Edward Gibson, MIT -- "Language for Communication: Language as Rational Inference"

 

Edward Gibson, MIT -- "Language for Communication: Language as Rational Inference"

Sage 4101

October 8, 2014 12:00 PM - 1:30 PM

Professor Edward (Ted) Gibson, MIT Department of Brain and Cognitive Sciences will discuss Language for communication: Language as rational inference.  Perhaps the most obvious hypothesis for the evolutionary function of human language is for use in communication.  Chomsky has famously argued that this is a flawed hypothesis, because of the existence of such phenomena as ambiguity.  Furthermore, he argues that the kinds of things that people tend to say are not short and simple, as would be predicted by communication theory.  Contrary to Chomsky, my group applies information theory and communication theory from Shannon (1948) in order to attempt to explain the typical usage of language in comprehension and production, together with the structure of languages themselves.  First, we show that ambiguity out of context is not only not a problem for an information-theoretic approach to language, it is a feature.  Second, we show that language comprehension appears to function as a noisy channel process, in line with communication theory.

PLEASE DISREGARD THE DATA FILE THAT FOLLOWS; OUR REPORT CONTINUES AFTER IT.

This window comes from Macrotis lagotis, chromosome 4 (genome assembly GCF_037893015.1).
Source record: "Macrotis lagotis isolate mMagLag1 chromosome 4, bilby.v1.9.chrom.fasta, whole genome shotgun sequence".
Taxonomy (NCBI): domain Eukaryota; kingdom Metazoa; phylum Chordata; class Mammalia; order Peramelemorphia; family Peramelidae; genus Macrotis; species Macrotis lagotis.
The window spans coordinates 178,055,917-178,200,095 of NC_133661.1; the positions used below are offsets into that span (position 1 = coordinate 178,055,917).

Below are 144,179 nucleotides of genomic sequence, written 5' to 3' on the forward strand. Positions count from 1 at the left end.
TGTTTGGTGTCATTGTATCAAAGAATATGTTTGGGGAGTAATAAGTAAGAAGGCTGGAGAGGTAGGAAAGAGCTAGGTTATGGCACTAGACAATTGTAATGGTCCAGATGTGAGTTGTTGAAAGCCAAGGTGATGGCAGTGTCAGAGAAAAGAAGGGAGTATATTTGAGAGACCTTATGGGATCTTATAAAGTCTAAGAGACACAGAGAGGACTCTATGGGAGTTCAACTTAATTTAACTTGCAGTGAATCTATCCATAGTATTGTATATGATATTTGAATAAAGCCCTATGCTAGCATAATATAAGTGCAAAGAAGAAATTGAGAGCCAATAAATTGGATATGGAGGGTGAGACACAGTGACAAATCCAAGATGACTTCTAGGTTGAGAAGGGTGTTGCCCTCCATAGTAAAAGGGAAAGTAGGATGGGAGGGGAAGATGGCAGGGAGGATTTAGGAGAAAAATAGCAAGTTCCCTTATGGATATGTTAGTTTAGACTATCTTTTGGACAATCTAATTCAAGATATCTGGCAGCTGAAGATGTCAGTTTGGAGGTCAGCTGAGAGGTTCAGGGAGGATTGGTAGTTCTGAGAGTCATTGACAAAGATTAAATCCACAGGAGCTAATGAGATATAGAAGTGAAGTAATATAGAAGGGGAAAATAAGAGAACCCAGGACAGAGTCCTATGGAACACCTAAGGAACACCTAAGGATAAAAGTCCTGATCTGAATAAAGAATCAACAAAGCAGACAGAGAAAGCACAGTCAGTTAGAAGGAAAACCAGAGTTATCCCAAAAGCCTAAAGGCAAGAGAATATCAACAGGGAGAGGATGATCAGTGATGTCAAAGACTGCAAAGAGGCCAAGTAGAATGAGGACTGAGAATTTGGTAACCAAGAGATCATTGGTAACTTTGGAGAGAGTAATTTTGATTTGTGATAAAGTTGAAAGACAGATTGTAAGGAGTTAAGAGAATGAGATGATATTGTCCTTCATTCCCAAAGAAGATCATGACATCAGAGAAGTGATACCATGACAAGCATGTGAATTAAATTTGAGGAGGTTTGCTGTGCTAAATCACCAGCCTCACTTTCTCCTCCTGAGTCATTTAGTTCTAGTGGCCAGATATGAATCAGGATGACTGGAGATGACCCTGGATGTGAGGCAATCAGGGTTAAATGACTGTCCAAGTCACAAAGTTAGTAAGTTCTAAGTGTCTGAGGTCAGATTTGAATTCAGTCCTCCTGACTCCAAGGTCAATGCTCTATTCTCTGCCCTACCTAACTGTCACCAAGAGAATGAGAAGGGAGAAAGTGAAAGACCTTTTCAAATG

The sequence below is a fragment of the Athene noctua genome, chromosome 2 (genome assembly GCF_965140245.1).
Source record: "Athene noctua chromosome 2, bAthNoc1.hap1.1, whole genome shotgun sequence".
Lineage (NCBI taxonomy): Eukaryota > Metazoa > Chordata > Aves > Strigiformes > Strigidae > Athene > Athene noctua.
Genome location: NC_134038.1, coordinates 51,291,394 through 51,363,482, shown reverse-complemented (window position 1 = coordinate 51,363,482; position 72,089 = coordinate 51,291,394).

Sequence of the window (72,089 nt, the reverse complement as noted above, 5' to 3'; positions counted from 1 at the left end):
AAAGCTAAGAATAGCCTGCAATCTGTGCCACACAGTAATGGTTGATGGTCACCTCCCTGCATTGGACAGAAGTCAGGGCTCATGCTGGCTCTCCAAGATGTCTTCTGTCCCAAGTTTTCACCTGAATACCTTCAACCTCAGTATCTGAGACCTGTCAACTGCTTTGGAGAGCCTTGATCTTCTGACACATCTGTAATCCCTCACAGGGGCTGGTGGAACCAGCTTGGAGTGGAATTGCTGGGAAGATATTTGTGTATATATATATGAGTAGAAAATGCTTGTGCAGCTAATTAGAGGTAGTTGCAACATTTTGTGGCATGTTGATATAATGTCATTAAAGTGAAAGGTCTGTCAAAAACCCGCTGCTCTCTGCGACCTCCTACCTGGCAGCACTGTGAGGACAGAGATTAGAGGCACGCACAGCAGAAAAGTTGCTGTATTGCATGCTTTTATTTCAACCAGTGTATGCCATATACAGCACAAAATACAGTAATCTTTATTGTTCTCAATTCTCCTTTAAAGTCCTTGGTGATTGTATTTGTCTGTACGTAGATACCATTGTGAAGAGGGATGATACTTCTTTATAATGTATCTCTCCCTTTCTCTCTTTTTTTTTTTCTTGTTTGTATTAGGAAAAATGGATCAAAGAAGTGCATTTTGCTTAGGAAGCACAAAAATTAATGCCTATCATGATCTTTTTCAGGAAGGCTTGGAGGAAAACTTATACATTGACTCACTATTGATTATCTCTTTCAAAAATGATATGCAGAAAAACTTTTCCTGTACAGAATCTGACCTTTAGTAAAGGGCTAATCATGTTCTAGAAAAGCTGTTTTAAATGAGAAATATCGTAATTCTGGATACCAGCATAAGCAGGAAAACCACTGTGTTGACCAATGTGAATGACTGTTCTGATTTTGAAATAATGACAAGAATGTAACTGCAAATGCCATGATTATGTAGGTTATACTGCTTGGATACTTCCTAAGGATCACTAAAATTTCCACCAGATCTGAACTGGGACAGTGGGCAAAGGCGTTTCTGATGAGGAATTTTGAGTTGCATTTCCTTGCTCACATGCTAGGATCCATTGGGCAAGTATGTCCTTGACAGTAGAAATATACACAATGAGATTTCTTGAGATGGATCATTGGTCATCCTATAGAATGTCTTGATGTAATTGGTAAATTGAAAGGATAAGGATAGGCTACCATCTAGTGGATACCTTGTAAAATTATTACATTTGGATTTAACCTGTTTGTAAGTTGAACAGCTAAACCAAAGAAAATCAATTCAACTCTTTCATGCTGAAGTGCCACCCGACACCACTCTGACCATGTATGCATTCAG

HD VIDEO LINK

 

Download the paper. 

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